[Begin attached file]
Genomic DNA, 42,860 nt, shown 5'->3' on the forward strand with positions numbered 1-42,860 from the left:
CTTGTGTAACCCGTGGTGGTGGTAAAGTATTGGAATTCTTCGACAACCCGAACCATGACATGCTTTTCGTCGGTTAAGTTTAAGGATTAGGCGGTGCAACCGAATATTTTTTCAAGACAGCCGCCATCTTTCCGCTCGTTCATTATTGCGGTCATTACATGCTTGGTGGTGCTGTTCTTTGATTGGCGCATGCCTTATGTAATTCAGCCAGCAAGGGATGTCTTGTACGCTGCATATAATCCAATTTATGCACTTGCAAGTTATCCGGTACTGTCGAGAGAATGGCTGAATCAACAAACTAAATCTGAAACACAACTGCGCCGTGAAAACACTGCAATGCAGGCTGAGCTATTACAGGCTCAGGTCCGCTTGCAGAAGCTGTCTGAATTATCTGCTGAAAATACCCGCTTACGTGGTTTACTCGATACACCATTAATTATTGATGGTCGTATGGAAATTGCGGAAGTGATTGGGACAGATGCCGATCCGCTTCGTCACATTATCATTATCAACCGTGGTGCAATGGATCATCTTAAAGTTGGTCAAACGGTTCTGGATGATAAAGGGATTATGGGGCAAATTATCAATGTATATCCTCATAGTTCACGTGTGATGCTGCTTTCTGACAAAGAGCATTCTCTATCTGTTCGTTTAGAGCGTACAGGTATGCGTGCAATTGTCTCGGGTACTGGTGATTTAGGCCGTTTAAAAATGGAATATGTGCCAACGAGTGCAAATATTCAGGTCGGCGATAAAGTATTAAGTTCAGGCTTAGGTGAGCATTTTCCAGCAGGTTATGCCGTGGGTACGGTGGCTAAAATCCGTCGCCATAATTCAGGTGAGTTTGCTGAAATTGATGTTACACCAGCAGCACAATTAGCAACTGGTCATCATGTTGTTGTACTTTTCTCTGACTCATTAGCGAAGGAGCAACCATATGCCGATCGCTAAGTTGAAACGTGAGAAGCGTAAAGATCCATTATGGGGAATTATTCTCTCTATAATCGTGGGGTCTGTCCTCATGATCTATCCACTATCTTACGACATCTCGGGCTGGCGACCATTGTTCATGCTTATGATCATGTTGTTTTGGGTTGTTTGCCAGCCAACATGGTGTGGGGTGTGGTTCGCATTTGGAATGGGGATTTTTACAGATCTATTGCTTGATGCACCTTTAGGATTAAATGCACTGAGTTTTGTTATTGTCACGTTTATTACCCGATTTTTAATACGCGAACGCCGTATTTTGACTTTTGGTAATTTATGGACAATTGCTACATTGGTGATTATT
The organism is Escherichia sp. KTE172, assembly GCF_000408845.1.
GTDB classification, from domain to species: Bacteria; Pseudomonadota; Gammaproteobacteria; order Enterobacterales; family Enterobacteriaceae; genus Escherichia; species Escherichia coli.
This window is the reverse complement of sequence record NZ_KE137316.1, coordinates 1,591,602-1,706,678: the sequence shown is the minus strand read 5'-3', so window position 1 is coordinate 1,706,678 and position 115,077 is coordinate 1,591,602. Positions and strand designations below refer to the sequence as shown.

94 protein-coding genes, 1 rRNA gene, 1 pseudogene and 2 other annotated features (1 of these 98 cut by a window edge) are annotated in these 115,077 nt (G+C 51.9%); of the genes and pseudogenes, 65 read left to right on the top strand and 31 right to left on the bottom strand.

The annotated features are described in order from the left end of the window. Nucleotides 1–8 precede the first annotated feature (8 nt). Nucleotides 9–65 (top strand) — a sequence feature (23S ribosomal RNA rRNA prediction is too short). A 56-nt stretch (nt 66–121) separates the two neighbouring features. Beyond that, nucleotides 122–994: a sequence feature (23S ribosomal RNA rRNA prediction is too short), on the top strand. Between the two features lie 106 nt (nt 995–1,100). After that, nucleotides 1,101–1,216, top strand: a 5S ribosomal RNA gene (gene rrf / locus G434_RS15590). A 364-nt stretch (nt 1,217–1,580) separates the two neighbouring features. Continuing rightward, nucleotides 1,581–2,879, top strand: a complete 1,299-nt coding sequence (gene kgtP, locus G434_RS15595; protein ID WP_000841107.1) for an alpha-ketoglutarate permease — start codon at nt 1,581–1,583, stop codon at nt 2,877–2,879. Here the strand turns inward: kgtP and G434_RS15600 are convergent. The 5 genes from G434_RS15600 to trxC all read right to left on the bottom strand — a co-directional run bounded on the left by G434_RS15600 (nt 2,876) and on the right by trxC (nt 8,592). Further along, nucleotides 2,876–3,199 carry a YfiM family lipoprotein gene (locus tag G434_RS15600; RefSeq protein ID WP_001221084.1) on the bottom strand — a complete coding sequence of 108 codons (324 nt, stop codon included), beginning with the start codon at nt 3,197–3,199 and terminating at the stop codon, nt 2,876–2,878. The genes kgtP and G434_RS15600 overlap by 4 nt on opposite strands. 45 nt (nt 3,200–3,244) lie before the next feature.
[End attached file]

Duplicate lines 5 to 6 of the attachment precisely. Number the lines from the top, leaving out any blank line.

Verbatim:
This window is the reverse complement of sequence record NZ_KE137316.1, coordinates 1,591,602-1,706,678: the sequence shown is the minus strand read 5'-3', so window position 1 is coordinate 1,706,678 and position 115,077 is coordinate 1,591,602. Positions and strand designations below refer to the sequence as shown.

94 protein-coding genes, 1 rRNA gene, 1 pseudogene and 2 other annotated features (1 of these 98 cut by a window edge) are annotated in these 115,077 nt (G+C 51.9%); of the genes and pseudogenes, 65 read left to right on the top strand and 31 right to left on the bottom strand.